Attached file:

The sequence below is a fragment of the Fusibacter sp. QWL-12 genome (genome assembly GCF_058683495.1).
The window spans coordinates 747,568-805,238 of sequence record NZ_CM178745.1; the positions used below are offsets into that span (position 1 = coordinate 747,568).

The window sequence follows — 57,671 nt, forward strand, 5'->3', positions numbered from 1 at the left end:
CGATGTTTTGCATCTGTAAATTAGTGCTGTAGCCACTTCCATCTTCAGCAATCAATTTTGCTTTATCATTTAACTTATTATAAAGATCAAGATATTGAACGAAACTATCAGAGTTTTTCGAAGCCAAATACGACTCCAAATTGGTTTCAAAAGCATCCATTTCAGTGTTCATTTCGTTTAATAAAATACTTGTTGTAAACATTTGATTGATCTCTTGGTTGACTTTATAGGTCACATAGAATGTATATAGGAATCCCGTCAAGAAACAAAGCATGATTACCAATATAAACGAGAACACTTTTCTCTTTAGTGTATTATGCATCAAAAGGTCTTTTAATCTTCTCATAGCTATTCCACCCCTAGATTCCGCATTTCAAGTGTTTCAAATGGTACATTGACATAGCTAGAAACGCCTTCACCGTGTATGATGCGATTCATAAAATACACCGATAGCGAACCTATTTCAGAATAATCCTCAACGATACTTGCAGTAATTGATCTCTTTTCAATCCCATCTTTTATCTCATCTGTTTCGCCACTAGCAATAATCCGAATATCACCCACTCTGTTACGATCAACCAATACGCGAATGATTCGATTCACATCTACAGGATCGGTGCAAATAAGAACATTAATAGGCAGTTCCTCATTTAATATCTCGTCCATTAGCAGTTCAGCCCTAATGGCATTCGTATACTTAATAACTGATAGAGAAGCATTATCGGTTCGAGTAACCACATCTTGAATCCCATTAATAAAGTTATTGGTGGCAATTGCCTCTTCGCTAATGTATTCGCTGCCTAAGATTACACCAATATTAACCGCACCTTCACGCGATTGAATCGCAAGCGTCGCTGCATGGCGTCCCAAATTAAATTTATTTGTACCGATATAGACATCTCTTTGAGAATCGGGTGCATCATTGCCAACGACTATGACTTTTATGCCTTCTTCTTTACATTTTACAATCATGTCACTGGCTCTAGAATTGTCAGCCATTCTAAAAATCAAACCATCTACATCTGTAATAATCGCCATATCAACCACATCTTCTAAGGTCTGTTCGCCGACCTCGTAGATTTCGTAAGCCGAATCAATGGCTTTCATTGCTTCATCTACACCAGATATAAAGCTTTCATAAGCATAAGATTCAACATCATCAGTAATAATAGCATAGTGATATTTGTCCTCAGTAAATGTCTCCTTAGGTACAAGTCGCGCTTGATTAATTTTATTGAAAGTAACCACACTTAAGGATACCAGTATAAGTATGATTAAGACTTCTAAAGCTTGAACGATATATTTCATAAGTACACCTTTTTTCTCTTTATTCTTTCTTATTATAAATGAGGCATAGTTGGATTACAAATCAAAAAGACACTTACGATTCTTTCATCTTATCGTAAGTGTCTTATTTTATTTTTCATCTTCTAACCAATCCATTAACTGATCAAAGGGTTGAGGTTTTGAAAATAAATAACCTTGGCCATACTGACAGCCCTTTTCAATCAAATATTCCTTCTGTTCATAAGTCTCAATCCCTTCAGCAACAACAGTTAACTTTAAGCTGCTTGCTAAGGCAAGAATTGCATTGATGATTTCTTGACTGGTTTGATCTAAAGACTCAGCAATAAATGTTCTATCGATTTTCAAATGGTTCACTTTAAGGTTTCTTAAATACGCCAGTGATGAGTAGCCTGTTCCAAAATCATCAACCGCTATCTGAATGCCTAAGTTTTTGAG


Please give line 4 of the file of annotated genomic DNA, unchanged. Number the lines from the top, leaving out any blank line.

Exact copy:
CGATGTTTTGCATCTGTAAATTAGTGCTGTAGCCACTTCCATCTTCAGCAATCAATTTTGCTTTATCATTTAACTTATTATAAAGATCAAGATATTGAACGAAACTATCAGAGTTTTTCGAAGCCAAATACGACTCCAAATTGGTTTCAAAAGCATCCATTTCAGTGTTCATTTCGTTTAATAAAATACTTGTTGTAAACATTTGATTGATCTCTTGGTTGACTTTATAGGTCACATAGAATGTATATAGGAATCCCGTCAAGAAACAAAGCATGATTACCAATATAAACGAGAACACTTTTCTCTTTAGTGTATTATGCATCAAAAGGTCTTTTAATCTTCTCATAGCTATTCCACCCCTAGATTCCGCATTTCAAGTGTTTCAAATGGTACATTGACATAGCTAGAAACGCCTTCACCGTGTATGATGCGATTCATAAAATACACCGATAGCGAACCTATTTCAGAATAATCCTCAACGATACTTGCAGTAATTGATCTCTTTTCAATCCCATCTTTTATCTCATCTGTTTCGCCACTAGCAATAATCCGAATATCACCCACTCTGTTACGATCAACCAATACGCGAATGATTCGATTCACATCTACAGGATCGGTGCAAATAAGAACATTAATAGGCAGTTCCTCATTTAATATCTCGTCCATTAGCAGTTCAGCCCTAATGGCATTCGTATACTTAATAACTGATAGAGAAGCATTATCGGTTCGAGTAACCACATCTTGAATCCCATTAATAAAGTTATTGGTGGCAATTGCCTCTTCGCTAATGTATTCGCTGCCTAAGATTACACCAATATTAACCGCACCTTCACGCGATTGAATCGCAAGCGTCGCTGCATGGCGTCCCAAATTAAATTTATTTGTACCGATATAGACATCTCTTTGAGAATCGGGTGCATCATTGCCAACGACTATGACTTTTATGCCTTCTTCTTTACATTTTACAATCATGTCACTGGCTCTAGAATTGTCAGCCATTCTAAAAATCAAACCATCTACATCTGTAATAATCGCCATATCAACCACATCTTCTAAGGTCTGTTCGCCGACCTCGTAGATTTCGTAAGCCGAATCAATGGCTTTCATTGCTTCATCTACACCAGATATAAAGCTTTCATAAGCATAAGATTCAACATCATCAGTAATAATAGCATAGTGATATTTGTCCTCAGTAAATGTCTCCTTAGGTACAAGTCGCGCTTGATTAATTTTATTGAAAGTAACCACACTTAAGGATACCAGTATAAGTATGATTAAGACTTCTAAAGCTTGAACGATATATTTCATAAGTACACCTTTTTTCTCTTTATTCTTTCTTATTATAAATGAGGCATAGTTGGATTACAAATCAAAAAGACACTTACGATTCTTTCATCTTATCGTAAGTGTCTTATTTTATTTTTCATCTTCTAACCAATCCATTAACTGATCAAAGGGTTGAGGTTTTGAAAATAAATAACCTTGGCCATACTGACAGCCCTTTTCAATCAAATATTCCTTCTGTTCATAAGTCTCAATCCCTTCAGCAACAACAGTTAACTTTAAGCTGCTTGCTAAGGCAAGAATTGCATTGATGATTTCTTGACTGGTTTGATCTAAAGACTCAGCAATAAATGTTCTATCGATTTTCAAATGGTTCACTTTAAGGTTTCTTAAATACGCCAGTGATGAGTAGCCTGTTCCAAAATCATCAACCGCTATCTGAATGCCTAAGTTTTTGAG